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Pound Ridge: NYSEG Restoration Figures Inaccurate

Power workers from as far away as Maine gathered at the Pound Ridge Town Park on Monday to prepare to replace the more than 100 utility poles that are down in town.
Power workers from as far away as Maine gathered at the Pound Ridge Town Park on Monday to prepare to replace the more than 100 utility poles that are down in town. Photo Credit: Bob Dumas
Hurricane Sandy took down this tree on the front lawn of the Pound Ridge Town House.
Hurricane Sandy took down this tree on the front lawn of the Pound Ridge Town House. Photo Credit: Bob Dumas

POUND RIDGE, N.Y. – Pound Ridge officials say residents shouldn’t rely on the NYSEG website to track power outages because the reporting has been inaccurate.

“That had 16 roads that they were reporting as having their power back,” said Police Chief Dave Ryan, “but that wasn’t true.”

Deputy Superintendent John Powers said the town is making its own assessment of the power outage situation.

“At least 85 percent of the town is still without power,” he said. “The NYSEG data is unreliable. We have had people tell us that the [NYSEG] website says they have power and when they call them to say it’s not true, [NYSEG] disagrees with them.”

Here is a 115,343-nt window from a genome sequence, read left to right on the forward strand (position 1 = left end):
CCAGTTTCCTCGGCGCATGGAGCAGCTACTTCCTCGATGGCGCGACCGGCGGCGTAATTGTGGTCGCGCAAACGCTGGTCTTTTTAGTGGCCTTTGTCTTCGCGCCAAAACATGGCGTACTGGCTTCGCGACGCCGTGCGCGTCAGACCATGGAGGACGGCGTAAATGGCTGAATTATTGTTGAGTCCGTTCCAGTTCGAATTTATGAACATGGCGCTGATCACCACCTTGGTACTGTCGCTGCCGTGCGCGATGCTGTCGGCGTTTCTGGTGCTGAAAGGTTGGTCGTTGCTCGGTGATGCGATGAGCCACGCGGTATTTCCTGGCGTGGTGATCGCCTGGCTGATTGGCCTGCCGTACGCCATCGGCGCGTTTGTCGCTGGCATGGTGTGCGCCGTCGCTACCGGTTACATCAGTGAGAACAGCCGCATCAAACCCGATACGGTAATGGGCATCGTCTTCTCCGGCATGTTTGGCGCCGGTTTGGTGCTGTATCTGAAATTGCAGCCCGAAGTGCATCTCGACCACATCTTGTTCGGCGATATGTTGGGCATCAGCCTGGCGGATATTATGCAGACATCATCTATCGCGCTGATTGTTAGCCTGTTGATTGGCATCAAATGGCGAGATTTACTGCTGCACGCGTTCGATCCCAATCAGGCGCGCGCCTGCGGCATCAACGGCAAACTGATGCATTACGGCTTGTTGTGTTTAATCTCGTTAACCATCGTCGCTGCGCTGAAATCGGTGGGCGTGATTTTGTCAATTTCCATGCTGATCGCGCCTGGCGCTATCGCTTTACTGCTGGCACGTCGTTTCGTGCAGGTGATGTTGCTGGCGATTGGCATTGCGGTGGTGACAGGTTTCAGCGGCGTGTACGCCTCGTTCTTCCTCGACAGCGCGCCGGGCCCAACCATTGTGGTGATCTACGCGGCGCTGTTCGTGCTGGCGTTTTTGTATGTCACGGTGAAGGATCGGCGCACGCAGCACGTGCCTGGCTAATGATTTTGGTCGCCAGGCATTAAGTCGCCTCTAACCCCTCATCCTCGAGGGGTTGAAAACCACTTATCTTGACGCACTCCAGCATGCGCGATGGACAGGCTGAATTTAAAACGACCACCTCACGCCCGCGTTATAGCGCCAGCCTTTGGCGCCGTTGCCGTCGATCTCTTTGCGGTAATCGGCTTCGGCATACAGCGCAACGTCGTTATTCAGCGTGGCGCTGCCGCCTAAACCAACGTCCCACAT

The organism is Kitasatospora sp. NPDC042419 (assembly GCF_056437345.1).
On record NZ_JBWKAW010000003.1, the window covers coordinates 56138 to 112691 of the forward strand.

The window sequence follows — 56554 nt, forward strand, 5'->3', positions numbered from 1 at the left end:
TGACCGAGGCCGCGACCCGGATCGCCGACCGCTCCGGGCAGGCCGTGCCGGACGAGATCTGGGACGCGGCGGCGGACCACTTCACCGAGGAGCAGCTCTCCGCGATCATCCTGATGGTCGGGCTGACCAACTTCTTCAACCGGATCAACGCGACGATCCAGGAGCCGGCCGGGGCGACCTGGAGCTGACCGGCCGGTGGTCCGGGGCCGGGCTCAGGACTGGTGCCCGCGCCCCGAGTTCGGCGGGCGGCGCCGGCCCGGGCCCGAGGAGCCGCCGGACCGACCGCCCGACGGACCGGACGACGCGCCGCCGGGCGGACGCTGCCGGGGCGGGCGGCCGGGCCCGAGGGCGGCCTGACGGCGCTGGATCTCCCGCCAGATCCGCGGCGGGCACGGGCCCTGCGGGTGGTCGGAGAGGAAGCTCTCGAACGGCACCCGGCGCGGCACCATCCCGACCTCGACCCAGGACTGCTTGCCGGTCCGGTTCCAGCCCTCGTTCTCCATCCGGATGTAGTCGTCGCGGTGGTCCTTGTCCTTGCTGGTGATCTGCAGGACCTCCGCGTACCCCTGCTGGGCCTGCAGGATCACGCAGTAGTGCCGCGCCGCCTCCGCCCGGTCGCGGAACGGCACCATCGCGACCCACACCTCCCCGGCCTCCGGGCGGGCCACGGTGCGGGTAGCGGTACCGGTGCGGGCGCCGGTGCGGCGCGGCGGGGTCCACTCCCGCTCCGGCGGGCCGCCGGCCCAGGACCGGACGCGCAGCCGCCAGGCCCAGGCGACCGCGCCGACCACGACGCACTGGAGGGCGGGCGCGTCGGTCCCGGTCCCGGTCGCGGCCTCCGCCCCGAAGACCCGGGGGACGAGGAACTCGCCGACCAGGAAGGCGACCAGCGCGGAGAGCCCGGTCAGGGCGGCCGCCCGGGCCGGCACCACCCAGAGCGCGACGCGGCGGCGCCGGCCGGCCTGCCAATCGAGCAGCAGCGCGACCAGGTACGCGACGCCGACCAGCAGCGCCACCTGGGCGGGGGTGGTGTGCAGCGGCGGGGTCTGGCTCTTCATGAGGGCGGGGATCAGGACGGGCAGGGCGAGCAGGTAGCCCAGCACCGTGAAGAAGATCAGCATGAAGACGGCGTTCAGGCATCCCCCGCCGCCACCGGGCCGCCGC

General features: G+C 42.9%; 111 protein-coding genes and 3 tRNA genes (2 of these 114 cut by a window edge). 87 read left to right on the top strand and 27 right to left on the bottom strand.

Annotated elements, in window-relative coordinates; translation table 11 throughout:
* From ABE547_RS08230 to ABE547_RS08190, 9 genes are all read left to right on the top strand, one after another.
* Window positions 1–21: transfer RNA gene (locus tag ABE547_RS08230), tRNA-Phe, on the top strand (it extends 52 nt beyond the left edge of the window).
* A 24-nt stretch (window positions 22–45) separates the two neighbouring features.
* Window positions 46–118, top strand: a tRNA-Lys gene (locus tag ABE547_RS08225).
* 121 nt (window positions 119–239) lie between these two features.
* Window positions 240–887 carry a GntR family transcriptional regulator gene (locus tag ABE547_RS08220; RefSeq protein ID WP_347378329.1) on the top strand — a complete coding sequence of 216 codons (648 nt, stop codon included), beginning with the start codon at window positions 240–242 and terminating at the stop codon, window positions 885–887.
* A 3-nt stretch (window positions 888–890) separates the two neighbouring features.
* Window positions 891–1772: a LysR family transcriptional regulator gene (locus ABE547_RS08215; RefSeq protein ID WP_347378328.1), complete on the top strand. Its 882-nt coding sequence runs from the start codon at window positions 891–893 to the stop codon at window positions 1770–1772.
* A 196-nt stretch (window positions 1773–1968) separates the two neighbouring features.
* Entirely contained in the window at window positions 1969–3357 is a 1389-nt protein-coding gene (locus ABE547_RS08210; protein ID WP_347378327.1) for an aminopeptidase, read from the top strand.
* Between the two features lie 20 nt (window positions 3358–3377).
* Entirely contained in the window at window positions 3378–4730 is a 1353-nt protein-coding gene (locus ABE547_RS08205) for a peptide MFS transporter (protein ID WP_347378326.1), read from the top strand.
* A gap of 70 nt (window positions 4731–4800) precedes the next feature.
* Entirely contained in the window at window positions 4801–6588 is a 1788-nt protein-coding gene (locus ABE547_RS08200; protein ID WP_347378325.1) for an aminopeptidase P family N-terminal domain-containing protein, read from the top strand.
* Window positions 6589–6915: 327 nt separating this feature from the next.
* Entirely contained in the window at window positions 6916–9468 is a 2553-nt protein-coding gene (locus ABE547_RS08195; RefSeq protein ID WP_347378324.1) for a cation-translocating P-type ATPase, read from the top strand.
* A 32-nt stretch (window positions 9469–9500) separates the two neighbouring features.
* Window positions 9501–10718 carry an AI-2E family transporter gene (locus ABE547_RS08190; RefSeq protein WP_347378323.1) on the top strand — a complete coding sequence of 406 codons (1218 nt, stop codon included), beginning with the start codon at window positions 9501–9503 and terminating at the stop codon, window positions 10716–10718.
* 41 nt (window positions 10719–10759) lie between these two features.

Powers said the problem happens because when NYSEG repairs one circuit, it assumes that every customer on that circuit is back up.

“But that is not necessarily true,” he said.

Powers said that the Scotts Corners business district has been made a priority, but so far only half the area has its power back.

Powers said NYSEG officials have been awestruck by the damage Pound Ridge endured.

“One NYSEG guy said to me he’s never seen anything like this in 40 years,” Powers said.

Powers added that there are approximately 500 utility poles down in the section of Westchester County that is covered by NYSEG. Of them, 118 are located in Pound Ridge.

The National Guard is in town helping to direct traffic and act as flagmen, but Powers added that there was no need to use the guard and its equipment to clear roads because it was done before they arrived.

“The road work was already done,” he said. “The problem now is restoration.”

Chief Ryan said that if anyone knows residents who are still isolated, he wants to know about it.

“We are sending our officers door to door to check on seniors,” he said. “But people should contact us if we missed anybody who might need help. We have a bus that we will be using to transport people to a shelter if they want."

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